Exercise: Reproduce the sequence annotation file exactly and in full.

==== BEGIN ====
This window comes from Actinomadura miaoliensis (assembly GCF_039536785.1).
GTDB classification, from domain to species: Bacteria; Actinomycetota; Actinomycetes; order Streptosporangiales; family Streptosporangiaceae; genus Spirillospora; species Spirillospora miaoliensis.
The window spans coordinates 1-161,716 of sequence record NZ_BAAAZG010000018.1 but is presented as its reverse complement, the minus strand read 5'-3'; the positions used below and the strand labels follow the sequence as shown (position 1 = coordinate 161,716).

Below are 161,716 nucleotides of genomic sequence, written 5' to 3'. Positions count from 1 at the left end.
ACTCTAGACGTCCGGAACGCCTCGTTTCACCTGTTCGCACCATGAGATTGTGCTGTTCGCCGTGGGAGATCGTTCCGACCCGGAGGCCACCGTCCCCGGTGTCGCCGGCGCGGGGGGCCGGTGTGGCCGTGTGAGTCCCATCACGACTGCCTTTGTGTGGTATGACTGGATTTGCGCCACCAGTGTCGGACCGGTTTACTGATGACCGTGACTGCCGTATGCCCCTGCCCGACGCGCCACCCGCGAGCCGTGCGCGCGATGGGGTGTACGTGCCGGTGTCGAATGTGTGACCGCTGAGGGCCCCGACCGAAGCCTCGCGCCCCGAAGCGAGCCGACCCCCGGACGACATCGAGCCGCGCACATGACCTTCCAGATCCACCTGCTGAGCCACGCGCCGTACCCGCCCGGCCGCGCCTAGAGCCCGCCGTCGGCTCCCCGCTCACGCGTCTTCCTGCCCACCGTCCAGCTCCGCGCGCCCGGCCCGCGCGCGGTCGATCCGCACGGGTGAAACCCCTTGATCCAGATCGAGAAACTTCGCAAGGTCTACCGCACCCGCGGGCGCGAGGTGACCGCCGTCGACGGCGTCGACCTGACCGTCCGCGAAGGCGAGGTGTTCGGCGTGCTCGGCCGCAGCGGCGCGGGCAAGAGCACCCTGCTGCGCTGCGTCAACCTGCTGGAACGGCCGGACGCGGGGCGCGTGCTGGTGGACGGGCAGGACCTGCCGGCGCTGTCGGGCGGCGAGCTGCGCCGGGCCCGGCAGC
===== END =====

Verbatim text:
This window comes from Actinomadura miaoliensis (assembly GCF_039536785.1).
GTDB classification, from domain to species: Bacteria; Actinomycetota; Actinomycetes; order Streptosporangiales; family Streptosporangiaceae; genus Spirillospora; species Spirillospora miaoliensis.
The window spans coordinates 1-161,716 of sequence record NZ_BAAAZG010000018.1 but is presented as its reverse complement, the minus strand read 5'-3'; the positions used below and the strand labels follow the sequence as shown (position 1 = coordinate 161,716).

Below are 161,716 nucleotides of genomic sequence, written 5' to 3'. Positions count from 1 at the left end.
ACTCTAGACGTCCGGAACGCCTCGTTTCACCTGTTCGCACCATGAGATTGTGCTGTTCGCCGTGGGAGATCGTTCCGACCCGGAGGCCACCGTCCCCGGTGTCGCCGGCGCGGGGGGCCGGTGTGGCCGTGTGAGTCCCATCACGACTGCCTTTGTGTGGTATGACTGGATTTGCGCCACCAGTGTCGGACCGGTTTACTGATGACCGTGACTGCCGTATGCCCCTGCCCGACGCGCCACCCGCGAGCCGTGCGCGCGATGGGGTGTACGTGCCGGTGTCGAATGTGTGACCGCTGAGGGCCCCGACCGAAGCCTCGCGCCCCGAAGCGAGCCGACCCCCGGACGACATCGAGCCGCGCACATGACCTTCCAGATCCACCTGCTGAGCCACGCGCCGTACCCGCCCGGCCGCGCCTAGAGCCCGCCGTCGGCTCCCCGCTCACGCGTCTTCCTGCCCACCGTCCAGCTCCGCGCGCCCGGCCCGCGCGCGGTCGATCCGCACGGGTGAAACCCCTTGATCCAGATCGAGAAACTTCGCAAGGTCTACCGCACCCGCGGGCGCGAGGTGACCGCCGTCGACGGCGTCGACCTGACCGTCCGCGAAGGCGAGGTGTTCGGCGTGCTCGGCCGCAGCGGCGCGGGCAAGAGCACCCTGCTGCGCTGCGTCAACCTGCTGGAACGGCCGGACGCGGGGCGCGTGCTGGTGGACGGGCAGGACCTGCCGGCGCTGTCGGGCGGCGAGCTGCGCCGGGCCCGGCAGC